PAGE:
ZBA Variance Denial Overturned by Housing Appeals Board; Conversion of Obsolete Office Structure to Market Rate Apartments Permitted

Chelmsford Hooksett Properties, LLC v. Town of Hooksett
Housing Appeals Board Case No. ZBA-2022-10
Monday, November 14, 2022

Chelmsford Hooksett Properties, LLC sought a use variance from the Hooksett ZBA to convert a 100,000 sq. ft. commercial office building to market rate residential apartments. The building was vacant for several years due to the obsolete nature of the existing structure built in 1986.  The property is in a zoning district reserved for a blend of commercial and retail uses but prohibiting residential uses. 

In denying the variance the ZBA found the proposed residential apartments would be contrary to the public interest as the use would be inconsistent with the character of the surrounding neighborhood.  The ZBA also ruled substantial justice would not be done as the loss to the applicant was outweighed by the harm to the public interest.  On the question of hardship, the board ruled there were no special conditions that differentiated the property from others in the same area, and that the zoning prohibition was substantially related to public purposes of the ordinance making the proposed residential use not reasonable under the circumstances. 

Housing Appeals Board (HAB) examined the certified record to determine if there was evidence in the record to support the ZBA’s decision.  On the contrary to public interest issue the HAB primarily focused on whether the ZBA acted unreasonably in finding the requested variance would alter the neighborhood’s essential character.  The crux of that question turned on traffic impacts and that weighed in favor of Chelmsford since the only professional traffic assessment found the proposed residential use would generate considerably fewer vehicle trips than the former office use. Since the ZBA instead relied upon their own judgment and experience, the HAB ruled the ZBA’s decision on the public interest issue was not supported by substantial evidence.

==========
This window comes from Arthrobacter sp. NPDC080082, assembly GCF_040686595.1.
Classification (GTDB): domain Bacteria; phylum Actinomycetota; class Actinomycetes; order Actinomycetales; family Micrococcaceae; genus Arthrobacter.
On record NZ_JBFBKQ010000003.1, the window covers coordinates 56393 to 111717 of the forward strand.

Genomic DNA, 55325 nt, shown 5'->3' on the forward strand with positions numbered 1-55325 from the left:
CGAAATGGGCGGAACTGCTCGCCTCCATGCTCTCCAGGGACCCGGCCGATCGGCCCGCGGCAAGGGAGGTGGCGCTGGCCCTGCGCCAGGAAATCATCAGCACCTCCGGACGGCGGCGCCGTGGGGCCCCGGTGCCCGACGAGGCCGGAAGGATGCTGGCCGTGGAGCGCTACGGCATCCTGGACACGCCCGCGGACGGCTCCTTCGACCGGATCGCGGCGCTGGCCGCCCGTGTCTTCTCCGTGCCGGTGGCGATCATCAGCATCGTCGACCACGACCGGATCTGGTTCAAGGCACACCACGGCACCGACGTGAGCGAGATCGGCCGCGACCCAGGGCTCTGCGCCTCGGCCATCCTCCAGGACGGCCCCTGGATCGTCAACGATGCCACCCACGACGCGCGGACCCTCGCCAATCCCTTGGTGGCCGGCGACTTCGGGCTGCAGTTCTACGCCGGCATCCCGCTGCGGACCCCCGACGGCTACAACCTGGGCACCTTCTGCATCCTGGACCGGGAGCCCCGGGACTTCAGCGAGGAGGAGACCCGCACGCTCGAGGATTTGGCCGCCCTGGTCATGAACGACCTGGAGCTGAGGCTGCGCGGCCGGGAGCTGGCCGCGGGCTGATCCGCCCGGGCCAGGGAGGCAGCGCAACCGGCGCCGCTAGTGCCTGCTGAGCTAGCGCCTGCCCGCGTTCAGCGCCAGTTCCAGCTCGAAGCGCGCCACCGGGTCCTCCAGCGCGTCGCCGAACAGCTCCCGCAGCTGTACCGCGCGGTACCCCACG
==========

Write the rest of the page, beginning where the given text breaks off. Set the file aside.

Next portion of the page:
On the question of substantial justice, because the ZBA did not articulate what the public would gain if the property was not converted to a residential use, the HAB ruled the potential loss to Chelmsford would not be outweighed by potential harm to the public.

When the HAB examined the ZBA decision on the issue of hardship, it first concluded the obsolete office structure by itself created special conditions, even though the parcel itself was similar to surrounding properties.  Even though the zone where the Chelmsford office structure was located was intended for commercial and retail uses, the unique burden of the obsolete office structure severed the relationship between the permitted commercial and retail uses of the property and their application to the property.  The HAB ruled that because the proposed use seeks to renovate a vacant building on a large lot without expanding its footprint, that proposal  will serve as a transition between the existing single-family homes to the south and west and the mixed uses to the north and east, and that the Hooksett ZBA acted unreasonably in concluding that the proposed use was not reasonable.

The decision denying the variance was reversed by the HAB.



Additional Information: 

Practice Pointer:  When denying a variance a ZBA must ensure each of its rulings is supported by evidence in the certified record.  Whether a variance would be not contrary to the public interest and be consistent with the spirit of the ordinance, assess (1) whether the variance would alter the essential character of the neighborhood; and (2) whether the variance would threaten the public health, safety, or welfare.  If a board concludes traffic will alter the essential character of the neighborhood, be sure to support that conclusion with a traffic study or direct personal observations.  When ruling on substantial justice, the potential loss to the applicant must be outweighed by the potential harm to the public.  Special conditions of the property, the first step in the hardship analysis, can arise from the property itself and not require a showing of how the property is different from surrounding properties.  An applicant can demonstrate no fair and substantial relationship between the permitted uses of the property under the ordinance if the special conditions of the property itself sever the relationship between the ordinance’s purpose and its application to the property.